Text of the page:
So much has been made this week of Mueller and McCabe and Stormy Daniels the mind boggles. But unlike previous administrations we keep being distracted by sideshows rather than focusing on important policy issues. And none is more important than the relationship between the DPRK (Democratic People’s Republic of Korea; aka North Korea) and the US.

The fact that the countries’ two leaders may meet is remarkable. I have to commend Kim for extending the offer and Trump for accepting. I doubt anything immediate and substantive will result but it never hurts to talk. As my ‘leftie’ friends like to say, “give peace a chance”. Now, I’m on the left side of the 50 yard line but we have to be realistic. One element that’s crucial to understand is that reason works on reasonable people and often we are dealing with psychopaths or sociopaths. Assad, Hussein, Karadzic. The list goes on. But it’s worth the shot. However, it’s also key to manage expectations by understanding the personalities of the principals.

For that reason I’m going to forget about Stormy for a moment and repost a blog I wrote a few weeks ago:

New Blog post by author Ajax Minor, about North KoreaNorth Korea is an issue I should address, since the first part of ‘The Girl from Ipanema’ takes place in the DPRK. Well, I needed a country that has an authoritarian system so it would be easier for the main characters to exercise ‘extreme prejudice’, as they say, with few constraints. The DPRK is topical and, with a fair degree of understatement, controversial. Bottom line, I thought it would be fun. It did raise some hackles. One reader, who very much liked SVMM, was offended by the North Korean fighter jet on the jacket cover. And he was Canadian!

I also wanted to color the DPRK with a hopeful hue. The subtle message was that perhaps at some time in the future, or maybe in an alternative reality, a leader with qualities like Jumong might emerge to lead the country into the light. In my mind, there is good precedent with Lee Kwan Yew, who led Singapore to prosperity and a degree of freedom with an iron, though enlightened, fist.

Jumong and his evil twin, Kang, present an interesting juxtaposition. While Kang is manipulative and, one might say, a bit of a psychopath, he is also a realist who knows it is only Jumong the people will follow. Jumong, though far more thoughtful and empathetic, lacks the drive and ruthlessness to feel at ease running the whole show. But both seem to care, in very different ways, about their country.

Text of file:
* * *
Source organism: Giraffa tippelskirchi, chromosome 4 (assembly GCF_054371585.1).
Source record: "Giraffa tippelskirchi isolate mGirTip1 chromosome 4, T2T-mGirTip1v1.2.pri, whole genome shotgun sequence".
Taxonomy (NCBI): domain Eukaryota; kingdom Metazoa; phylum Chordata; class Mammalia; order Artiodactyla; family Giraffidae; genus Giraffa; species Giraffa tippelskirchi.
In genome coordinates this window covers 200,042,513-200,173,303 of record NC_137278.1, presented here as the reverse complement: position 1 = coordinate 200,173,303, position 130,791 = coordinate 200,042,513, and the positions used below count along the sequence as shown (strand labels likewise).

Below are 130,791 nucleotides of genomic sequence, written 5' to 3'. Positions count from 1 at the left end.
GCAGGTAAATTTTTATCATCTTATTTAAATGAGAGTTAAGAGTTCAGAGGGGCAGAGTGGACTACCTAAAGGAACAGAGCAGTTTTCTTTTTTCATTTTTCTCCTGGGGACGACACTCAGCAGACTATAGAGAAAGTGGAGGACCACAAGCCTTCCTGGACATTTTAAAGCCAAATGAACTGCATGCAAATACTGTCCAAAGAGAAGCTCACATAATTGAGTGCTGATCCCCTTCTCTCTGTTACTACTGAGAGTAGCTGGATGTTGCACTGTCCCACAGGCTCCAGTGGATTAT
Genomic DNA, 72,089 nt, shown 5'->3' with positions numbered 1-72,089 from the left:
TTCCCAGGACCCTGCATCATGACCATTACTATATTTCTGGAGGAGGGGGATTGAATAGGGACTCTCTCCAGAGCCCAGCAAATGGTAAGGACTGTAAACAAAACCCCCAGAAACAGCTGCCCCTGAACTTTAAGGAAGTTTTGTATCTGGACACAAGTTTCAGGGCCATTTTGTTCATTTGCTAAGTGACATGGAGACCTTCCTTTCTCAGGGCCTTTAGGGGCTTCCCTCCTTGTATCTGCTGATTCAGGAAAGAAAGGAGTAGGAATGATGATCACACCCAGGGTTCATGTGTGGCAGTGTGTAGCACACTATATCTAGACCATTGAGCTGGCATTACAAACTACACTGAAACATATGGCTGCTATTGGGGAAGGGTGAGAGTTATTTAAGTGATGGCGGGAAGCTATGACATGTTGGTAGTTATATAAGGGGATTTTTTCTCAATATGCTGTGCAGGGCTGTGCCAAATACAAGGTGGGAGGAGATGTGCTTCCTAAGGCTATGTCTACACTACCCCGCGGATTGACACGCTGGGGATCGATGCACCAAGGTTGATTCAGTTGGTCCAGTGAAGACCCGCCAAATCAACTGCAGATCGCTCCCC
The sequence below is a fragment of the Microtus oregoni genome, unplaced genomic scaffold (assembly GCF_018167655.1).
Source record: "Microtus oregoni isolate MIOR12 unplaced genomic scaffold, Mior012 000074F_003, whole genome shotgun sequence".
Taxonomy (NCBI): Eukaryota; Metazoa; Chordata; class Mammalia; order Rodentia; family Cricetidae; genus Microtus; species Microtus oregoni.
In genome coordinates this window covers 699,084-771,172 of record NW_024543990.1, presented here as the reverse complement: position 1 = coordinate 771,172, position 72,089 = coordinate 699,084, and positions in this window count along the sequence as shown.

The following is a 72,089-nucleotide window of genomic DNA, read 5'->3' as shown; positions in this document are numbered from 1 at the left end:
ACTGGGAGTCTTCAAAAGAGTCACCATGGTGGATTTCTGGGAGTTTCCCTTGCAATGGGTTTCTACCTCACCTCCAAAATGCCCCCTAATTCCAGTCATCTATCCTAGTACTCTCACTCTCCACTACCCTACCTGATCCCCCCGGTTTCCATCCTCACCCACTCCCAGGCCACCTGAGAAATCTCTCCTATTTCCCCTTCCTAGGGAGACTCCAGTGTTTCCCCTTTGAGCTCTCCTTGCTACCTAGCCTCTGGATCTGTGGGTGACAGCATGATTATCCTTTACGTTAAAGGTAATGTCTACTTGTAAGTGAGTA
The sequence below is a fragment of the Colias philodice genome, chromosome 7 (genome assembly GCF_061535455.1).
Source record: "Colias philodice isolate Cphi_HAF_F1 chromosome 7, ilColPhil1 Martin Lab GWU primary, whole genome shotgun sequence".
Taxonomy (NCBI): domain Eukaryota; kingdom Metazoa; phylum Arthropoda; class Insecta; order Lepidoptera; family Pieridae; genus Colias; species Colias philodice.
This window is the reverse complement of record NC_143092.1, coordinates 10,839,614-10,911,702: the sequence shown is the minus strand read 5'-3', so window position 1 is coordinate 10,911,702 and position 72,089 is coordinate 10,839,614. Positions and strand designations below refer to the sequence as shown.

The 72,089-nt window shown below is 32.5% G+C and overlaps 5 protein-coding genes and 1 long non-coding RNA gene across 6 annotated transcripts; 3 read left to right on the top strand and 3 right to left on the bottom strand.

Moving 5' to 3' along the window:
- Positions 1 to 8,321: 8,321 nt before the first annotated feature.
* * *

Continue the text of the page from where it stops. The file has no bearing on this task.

What about the two individuals currently locking horns, Kim Jong-un and the Donald? Are they psychopaths, sociopaths or really geniuses playing three dimensional chess while everyone else is playing checkers? I’m going to exercise editorial privilege and rule out the ‘genius’ thing. Kim certainly seems to have the credentials to lay claim to being a psychopath, if reports of his liquidations are true.

There are a number of articles that can be Googled on psychopathy and political leaders, CEOs and generals. So many I leave it to the reader to choose their own. But the point has been made that one of the characteristics held in common by all three of the classes mentioned is their propensity to view people as objects who exist only for their own aggrandizement. I think both Kim and the Donald probably share this trait in common.

But I’d like to make an additional point about Trump that hasn’t been raised. He came in heralded as a businessman that could straighten the country out, rather than having it run by bureaucrats and a bunch of ‘First thing, kill all the’ LAWYERS’. But the distance that separates Trump from, say, a Rex Tillerson may be wider than that which separates either from the professional class. Trump IS a businessman but not a corporate exec. He has been a sole proprietor. Now Sole Proprietors are different ducks. And I know. Both my father and my father-in-law were effectively sole proprietors. Sole Proprietors answer to no one. They have absolute power and often exercise it. Many are also tyrants. They rule by fear. My father would sometimes rule by reason and at other times would take a problem employee out back for a good right cross. My father-in-law didn’t resort to physical coercion but would belittle, berate and leave those who worked for him never sure they had made the right decision and always afraid they’d made the wrong one. ‘Wrong’ being defined as a choice their boss didn’t like. Tyrants like to keep their minions off balance.

So neither Trump nor Kim may be chainsaw wielding psychopaths (yet), but either have been or behave as if they have been tyrants and sole proprietors.